The company announced new apps for the system that can be voice-activated using SYNC AppLink, and include enabling drivers to earn money by transporting packages. The MyBoxMan app enables drivers delivering a package for others to earn around ?5-8 for a typical five kilometre journey.**
Meet Aston Martin F1’s incredible moving data centre
The Aston Martin Red Bull Racing team faces a great deal more IT challenges than your average enterprise as not many IT teams have to rebuild their data center 21 times each year and get it running it up in a matter of hours. Not many data centers are packed up and transported around the world by air and sea along with 45 tonnes of equipment. Not many IT technicians also have to perform a dual role as pit stop mechanic.
The trackside garage at an F1 race is a tight working environment and a team of only two IT technicians face pressure from both the factory and trackside staff to get the trackside IT up and running very fast. Yet, despite all these pressures, Aston Martin Red Bull Racing do not have a cloud-led strategy. Instead they have chosen to keep all IT in house.
The reason for this is performance. F1 is arguably the ultimate performance sport. A walk round the team’s factory in Milton Keynes, England, makes it abundantly clear that the whole organization is hell bent on maximizing performance. 700 staff at the factory are all essentially dedicated to the creation of just two cars. The level of detail that is demanded in reaching peak performance is truly mind blowing. For example, one machine with a robotic arm that checks the dimensions of the components built at the factory is able to measure accuracy to a scale 10 times thinner than a human hair.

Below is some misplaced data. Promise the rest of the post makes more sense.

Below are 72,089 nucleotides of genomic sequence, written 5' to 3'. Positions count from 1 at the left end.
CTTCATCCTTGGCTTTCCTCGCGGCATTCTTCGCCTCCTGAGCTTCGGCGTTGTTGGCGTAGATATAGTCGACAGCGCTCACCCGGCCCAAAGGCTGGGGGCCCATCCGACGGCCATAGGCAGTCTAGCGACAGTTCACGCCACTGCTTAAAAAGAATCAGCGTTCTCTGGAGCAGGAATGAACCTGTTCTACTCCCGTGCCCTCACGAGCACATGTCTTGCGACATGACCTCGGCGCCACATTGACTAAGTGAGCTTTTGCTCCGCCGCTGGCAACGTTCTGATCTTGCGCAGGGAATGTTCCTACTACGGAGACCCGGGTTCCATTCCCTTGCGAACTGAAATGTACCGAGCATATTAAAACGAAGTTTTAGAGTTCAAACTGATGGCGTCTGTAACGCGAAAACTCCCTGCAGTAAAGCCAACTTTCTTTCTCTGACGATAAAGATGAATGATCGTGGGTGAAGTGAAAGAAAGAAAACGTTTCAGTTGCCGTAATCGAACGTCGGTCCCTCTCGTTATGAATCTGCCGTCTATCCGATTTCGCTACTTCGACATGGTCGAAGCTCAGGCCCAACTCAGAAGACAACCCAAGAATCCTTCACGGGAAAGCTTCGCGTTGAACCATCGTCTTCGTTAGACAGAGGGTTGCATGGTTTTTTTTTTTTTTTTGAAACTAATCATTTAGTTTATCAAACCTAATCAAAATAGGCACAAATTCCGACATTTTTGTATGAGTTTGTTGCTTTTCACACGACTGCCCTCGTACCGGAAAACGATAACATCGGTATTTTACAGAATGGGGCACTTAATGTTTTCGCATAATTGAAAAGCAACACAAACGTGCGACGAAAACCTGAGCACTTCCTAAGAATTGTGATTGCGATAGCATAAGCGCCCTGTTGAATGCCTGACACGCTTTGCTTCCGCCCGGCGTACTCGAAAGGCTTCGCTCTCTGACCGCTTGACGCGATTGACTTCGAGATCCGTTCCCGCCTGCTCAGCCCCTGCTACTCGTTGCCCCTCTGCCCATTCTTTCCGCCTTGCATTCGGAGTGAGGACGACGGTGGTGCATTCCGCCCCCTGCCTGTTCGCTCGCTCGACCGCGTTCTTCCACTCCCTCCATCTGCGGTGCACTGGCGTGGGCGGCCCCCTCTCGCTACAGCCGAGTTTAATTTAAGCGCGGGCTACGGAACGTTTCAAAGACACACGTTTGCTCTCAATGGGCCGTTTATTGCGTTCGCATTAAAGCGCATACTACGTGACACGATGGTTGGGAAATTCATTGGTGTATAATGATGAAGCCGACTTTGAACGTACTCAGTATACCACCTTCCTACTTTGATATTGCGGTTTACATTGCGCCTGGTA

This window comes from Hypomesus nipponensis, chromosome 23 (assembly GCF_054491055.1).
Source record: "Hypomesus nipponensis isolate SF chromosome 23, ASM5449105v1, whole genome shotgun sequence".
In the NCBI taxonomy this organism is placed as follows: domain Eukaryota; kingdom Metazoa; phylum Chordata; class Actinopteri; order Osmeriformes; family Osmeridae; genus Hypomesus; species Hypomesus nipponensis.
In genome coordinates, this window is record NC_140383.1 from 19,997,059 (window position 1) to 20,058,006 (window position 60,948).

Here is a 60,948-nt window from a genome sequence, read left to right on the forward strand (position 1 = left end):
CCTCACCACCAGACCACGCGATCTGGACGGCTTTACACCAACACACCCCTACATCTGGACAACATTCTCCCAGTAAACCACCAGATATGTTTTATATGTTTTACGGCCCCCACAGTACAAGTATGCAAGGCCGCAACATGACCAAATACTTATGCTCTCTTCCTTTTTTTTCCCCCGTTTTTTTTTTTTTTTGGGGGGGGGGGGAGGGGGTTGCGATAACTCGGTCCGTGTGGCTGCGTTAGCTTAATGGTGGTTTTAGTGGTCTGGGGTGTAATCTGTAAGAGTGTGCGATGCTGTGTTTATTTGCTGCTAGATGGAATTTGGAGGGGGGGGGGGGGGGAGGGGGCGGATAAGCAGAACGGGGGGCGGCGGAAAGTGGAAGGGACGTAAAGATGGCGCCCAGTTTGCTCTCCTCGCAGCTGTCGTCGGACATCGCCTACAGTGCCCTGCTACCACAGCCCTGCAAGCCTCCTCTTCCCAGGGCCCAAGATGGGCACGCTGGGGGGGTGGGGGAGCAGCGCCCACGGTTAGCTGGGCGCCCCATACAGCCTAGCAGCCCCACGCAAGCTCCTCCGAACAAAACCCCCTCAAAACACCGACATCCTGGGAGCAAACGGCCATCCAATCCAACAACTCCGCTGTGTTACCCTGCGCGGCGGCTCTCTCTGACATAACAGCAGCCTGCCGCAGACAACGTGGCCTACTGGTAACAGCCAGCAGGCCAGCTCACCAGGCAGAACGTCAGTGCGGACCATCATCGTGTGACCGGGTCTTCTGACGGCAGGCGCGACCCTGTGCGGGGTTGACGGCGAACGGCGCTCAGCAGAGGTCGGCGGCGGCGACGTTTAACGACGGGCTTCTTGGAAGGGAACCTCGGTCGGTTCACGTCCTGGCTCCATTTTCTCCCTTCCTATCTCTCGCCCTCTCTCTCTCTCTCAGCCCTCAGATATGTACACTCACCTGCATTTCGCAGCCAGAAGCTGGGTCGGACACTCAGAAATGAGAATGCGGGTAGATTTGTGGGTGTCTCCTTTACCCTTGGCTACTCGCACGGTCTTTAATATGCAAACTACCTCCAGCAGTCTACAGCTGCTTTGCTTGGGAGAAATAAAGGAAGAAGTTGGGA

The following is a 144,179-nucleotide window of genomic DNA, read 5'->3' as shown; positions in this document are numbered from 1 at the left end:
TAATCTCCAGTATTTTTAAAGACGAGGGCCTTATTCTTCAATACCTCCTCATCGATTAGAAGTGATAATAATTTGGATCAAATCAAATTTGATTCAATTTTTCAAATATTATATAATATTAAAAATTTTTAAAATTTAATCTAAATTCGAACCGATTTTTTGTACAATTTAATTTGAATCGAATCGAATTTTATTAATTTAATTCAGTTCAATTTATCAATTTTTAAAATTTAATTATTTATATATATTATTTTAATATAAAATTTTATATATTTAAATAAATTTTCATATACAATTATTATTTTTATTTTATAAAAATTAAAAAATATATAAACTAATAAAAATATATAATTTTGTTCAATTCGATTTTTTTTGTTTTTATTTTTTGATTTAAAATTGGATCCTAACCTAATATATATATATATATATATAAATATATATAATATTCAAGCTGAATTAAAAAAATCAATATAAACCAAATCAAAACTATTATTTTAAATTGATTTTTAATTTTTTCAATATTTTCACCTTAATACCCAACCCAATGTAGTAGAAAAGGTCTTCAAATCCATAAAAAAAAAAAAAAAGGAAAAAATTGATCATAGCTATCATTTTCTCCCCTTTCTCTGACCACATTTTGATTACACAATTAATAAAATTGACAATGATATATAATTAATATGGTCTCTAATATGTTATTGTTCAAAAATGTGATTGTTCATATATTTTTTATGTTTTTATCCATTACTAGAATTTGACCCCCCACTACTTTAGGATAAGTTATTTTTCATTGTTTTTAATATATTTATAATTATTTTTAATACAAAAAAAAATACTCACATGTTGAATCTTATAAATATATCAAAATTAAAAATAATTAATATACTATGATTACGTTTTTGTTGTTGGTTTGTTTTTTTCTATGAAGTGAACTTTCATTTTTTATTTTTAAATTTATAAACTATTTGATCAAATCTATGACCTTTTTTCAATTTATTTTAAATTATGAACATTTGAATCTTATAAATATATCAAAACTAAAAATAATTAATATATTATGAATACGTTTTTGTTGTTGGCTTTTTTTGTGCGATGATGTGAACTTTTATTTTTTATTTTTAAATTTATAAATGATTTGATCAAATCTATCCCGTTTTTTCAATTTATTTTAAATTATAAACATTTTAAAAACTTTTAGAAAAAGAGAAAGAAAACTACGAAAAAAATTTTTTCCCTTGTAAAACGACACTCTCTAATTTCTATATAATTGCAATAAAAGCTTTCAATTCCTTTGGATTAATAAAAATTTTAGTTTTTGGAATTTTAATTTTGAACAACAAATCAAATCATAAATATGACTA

This quest for maximum performance, however, is hampered at every turn by the stringent rules from the F1 governing body – the FIA. Teams face restrictions on testing and technology usage in order to prevent the sport becoming an arms race. So, for example, pre-season track testing is limited to only 8 days. Furthermore, wind tunnel testing is only allowed with 60% scale models and wind tunnel-usage is balanced with the use of Computational Fluid Dynamics (CFD) software, essentially a virtual wind tunnel. Teams that overuse one, lose time with the other.
In order to maximize performance within uniquely difficult logistical and regulatory conditions, the Aston Martin Red Bull Racing team has had to deploy a very powerful and agile IT estate.
According to Neil Bailey, Head of IT Infrastructure, Enterprise Architecture and Innovation, their legacy trackside infrastructure was “creaking”. Before choosing hyperconverged infrastructure, their “traditional IT had reached its limits”, says Bailey. “When things reach their limits they break, just like a car,” adds Bailey.
The team’s biggest emphasis for switching to HPE’s hyperconverged infrastructure, SimpliVity, was performance. Now, with “the extra performance of SimpliVity, it means it doesn’t get to its limits,” says Bailey. HPE SimpliVity has helped reduce space, has optimized processing power and brought more agility.
One of the first and most important use cases they switched to hyperconverged infrastructure was post-processing trackside data. During a race weekend each car is typically fitted with over 100 sensors providing key data on things like tyre temperature and downforce multiple times per second. Processing this data and acting on the insights is key to driving performance improvements. With their legacy infrastructure, Bailey says they were “losing valuable track time during free practice waiting for data processing to take place.” Since switching to HPE SimpliVity, data processing has dropped from being more than 15 minutes to less than 5 minutes. Overall, the team has seen a 79% performance boost compared to the legacy architecture. This has allowed for real time race strategy analysis and has improved race strategy decision making.
Data insights helps the team stay one step ahead, as race strategy decisions are data driven. For example, real time tyre temperature data helps the team judge tyre wear and make pit stop decisions. Real time access to tyre data helped the team to victory at the 2018 Chinese Grand Prix as the Aston Martin Red Bull cars pitted ahead of the rest of the field and Daniel Ricciardo swept to a memorable victory.